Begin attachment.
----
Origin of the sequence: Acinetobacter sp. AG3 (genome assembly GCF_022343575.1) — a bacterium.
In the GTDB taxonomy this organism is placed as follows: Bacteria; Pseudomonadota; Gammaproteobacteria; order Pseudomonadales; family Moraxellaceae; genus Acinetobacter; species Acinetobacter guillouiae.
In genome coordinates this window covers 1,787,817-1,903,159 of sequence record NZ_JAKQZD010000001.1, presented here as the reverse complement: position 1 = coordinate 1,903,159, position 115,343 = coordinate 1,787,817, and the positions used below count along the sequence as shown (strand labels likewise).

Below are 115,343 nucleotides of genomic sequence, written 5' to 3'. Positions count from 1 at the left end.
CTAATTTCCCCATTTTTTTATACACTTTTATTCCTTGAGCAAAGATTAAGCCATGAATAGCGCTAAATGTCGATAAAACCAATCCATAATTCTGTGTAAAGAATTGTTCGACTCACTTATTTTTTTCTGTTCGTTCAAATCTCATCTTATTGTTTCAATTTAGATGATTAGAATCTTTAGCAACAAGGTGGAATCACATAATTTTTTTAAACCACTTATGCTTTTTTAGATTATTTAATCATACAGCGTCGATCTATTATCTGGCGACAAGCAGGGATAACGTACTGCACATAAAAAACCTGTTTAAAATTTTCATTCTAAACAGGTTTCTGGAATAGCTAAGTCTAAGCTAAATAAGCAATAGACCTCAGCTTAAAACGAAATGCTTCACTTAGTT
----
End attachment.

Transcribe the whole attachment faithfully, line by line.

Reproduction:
Origin of the sequence: Acinetobacter sp. AG3 (genome assembly GCF_022343575.1) — a bacterium.
In the GTDB taxonomy this organism is placed as follows: Bacteria; Pseudomonadota; Gammaproteobacteria; order Pseudomonadales; family Moraxellaceae; genus Acinetobacter; species Acinetobacter guillouiae.
In genome coordinates this window covers 1,787,817-1,903,159 of sequence record NZ_JAKQZD010000001.1, presented here as the reverse complement: position 1 = coordinate 1,903,159, position 115,343 = coordinate 1,787,817, and the positions used below count along the sequence as shown (strand labels likewise).

Below are 115,343 nucleotides of genomic sequence, written 5' to 3'. Positions count from 1 at the left end.
CTAATTTCCCCATTTTTTTATACACTTTTATTCCTTGAGCAAAGATTAAGCCATGAATAGCGCTAAATGTCGATAAAACCAATCCATAATTCTGTGTAAAGAATTGTTCGACTCACTTATTTTTTTCTGTTCGTTCAAATCTCATCTTATTGTTTCAATTTAGATGATTAGAATCTTTAGCAACAAGGTGGAATCACATAATTTTTTTAAACCACTTATGCTTTTTTAGATTATTTAATCATACAGCGTCGATCTATTATCTGGCGACAAGCAGGGATAACGTACTGCACATAAAAAACCTGTTTAAAATTTTCATTCTAAACAGGTTTCTGGAATAGCTAAGTCTAAGCTAAATAAGCAATAGACCTCAGCTTAAAACGAAATGCTTCACTTAGTT